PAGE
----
To offer a thought to the question about what thin people’s bodies are doing with these chemicals, I wonder at the exponential increase in allergies–serious food and environmental allergies are popping up all over the place,Celiac disease, gluten-intolerance, lactose-intolerance, Irritable Bowel Syndrome. Basically, I’m suggesting that instead of encapsulating that stuff in the fat cells of the body, the bodies of folks who don’t have that “switch” are rejecting this stuff, causing inflammation in the organs and really, I’ve heard it said that inflammation is a huge culprit in cancers, chronic illnesses and aging in general. I’m not saying that fat people don’t have those issues, too. I would be interested to see the prevalence of it by age, socio-economic status, region, and area of residence as well as weight. The reason for this is that poverty is a huge indicator in obesity in this country and poor tend to live in the areas where there is the most environmental degradation and poisoning as well as the worst nutrition with the most GMO foods eaten. Like canaries in a coal mine, the poor are showing the health effects of this stuff first with everyone else soon to follow, maybe. Just speculation, of course.

    And Kitsune, good job in gathering the citations that the original article didn’t provide. That was a lot of work to hunt that stuff down. Good on ya!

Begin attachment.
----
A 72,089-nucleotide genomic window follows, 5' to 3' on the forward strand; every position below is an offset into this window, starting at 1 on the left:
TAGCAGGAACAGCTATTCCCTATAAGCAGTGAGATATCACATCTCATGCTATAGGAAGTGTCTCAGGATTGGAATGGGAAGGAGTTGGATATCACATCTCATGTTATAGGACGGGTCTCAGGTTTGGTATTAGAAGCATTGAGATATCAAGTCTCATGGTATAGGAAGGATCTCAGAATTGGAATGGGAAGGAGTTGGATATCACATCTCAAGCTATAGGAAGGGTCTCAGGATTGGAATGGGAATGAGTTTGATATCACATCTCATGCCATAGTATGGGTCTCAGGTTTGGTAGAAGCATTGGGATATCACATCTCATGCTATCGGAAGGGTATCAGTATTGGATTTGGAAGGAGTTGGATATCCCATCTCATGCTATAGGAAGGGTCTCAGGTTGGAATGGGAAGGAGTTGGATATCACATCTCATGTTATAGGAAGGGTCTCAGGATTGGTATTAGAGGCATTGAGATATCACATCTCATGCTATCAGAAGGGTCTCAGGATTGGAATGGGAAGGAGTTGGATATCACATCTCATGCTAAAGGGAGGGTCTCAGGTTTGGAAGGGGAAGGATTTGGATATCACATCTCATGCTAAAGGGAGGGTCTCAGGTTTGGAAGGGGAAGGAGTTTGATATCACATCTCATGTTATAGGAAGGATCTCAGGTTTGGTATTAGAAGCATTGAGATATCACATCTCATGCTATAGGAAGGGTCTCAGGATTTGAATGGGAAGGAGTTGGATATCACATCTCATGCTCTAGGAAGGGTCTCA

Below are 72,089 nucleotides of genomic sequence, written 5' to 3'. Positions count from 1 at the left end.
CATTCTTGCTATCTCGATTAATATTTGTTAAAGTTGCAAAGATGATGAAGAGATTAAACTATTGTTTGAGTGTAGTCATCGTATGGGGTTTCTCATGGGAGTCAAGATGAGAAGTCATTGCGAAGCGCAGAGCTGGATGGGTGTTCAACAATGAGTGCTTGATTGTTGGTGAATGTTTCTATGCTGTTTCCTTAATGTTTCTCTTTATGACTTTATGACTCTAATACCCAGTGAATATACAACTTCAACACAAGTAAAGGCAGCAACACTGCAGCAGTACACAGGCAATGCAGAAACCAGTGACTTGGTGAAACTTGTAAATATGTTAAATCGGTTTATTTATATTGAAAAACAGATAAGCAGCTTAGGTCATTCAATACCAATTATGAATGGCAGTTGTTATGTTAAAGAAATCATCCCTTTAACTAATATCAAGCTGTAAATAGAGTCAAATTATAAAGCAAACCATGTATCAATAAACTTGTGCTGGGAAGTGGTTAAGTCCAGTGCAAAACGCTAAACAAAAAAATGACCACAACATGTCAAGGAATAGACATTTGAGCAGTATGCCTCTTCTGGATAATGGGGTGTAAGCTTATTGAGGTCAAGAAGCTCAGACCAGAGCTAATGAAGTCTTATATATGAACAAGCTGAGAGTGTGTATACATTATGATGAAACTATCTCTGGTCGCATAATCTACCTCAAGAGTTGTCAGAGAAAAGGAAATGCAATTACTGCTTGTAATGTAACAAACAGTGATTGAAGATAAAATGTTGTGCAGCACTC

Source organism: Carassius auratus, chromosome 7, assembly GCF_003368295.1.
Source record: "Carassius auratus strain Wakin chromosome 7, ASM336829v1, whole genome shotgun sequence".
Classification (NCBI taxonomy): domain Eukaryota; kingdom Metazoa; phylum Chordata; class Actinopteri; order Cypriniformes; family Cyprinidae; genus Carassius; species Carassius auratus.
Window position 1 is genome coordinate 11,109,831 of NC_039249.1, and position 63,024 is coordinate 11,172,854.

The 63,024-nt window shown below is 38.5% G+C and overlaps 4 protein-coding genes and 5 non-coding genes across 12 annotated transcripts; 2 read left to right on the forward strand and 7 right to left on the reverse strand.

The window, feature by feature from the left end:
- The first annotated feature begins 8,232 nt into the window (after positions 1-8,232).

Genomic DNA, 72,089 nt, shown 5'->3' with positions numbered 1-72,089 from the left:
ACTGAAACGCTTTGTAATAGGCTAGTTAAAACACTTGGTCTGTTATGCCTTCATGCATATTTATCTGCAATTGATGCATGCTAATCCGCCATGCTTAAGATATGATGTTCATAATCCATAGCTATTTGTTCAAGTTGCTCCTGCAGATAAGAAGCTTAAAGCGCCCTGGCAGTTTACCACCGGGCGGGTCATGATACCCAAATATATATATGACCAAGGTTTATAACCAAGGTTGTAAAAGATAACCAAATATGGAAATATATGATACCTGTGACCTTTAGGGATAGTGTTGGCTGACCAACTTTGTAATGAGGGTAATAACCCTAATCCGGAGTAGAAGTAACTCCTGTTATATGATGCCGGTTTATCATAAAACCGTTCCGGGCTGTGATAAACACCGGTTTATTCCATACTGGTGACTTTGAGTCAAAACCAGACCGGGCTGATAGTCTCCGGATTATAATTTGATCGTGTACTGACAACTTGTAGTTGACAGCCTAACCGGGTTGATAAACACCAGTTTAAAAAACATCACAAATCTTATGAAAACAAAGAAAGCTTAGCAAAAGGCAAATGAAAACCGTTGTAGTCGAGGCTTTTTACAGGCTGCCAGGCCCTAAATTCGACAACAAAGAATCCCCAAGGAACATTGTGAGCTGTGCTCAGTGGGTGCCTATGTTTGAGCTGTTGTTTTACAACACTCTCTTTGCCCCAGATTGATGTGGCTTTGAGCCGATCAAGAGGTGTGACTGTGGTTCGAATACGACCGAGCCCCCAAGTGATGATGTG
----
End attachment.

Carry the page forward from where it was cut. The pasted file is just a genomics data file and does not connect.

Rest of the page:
7. purple peonies permalink
    August 26, 2013 3:11 pm

    it was great to see this addressed from a FA perspective. thanks for posting it.

  8. August 27, 2013 7:29 am

    I hate the term conspiracy theory, while there is a lot of nonsense out there, they have trained society like Pavlovian Dogs to shut down their minds once someone starts screaming about the tin-hatters. Critical thinking gets side stepped because no one wants to be “embarrassed” or called “crazy” and it helps people step back in line right to the status quo. There is a lot that our media lies about as well as the diet industrial complex.

    All I know is when American companies, and fast food enters a developing nation, everyone gets fatter. Did everyone suddenly give up their “will-power” and became over-eating gluttons because McDonalds and KFC showed up? I know on my blog I address these matters quite a bit. The thin people just are less prone to obesity and probably have a mechanism in their bodies, that keeps them from getting fat [agree with the commenter about inflammation] but one thing I have noticed is far more are getting sick and autoimmune disorders. My elderly friends said their daughters and sons were far more sick. Something is going on, people are getting fatter.

    http://fivehundredpoundpeeps.blogspot.com/search/label/Obesity%20Conspiracy

  9. August 27, 2013 7:33 am

    correction Helps should be tells people to get back in line…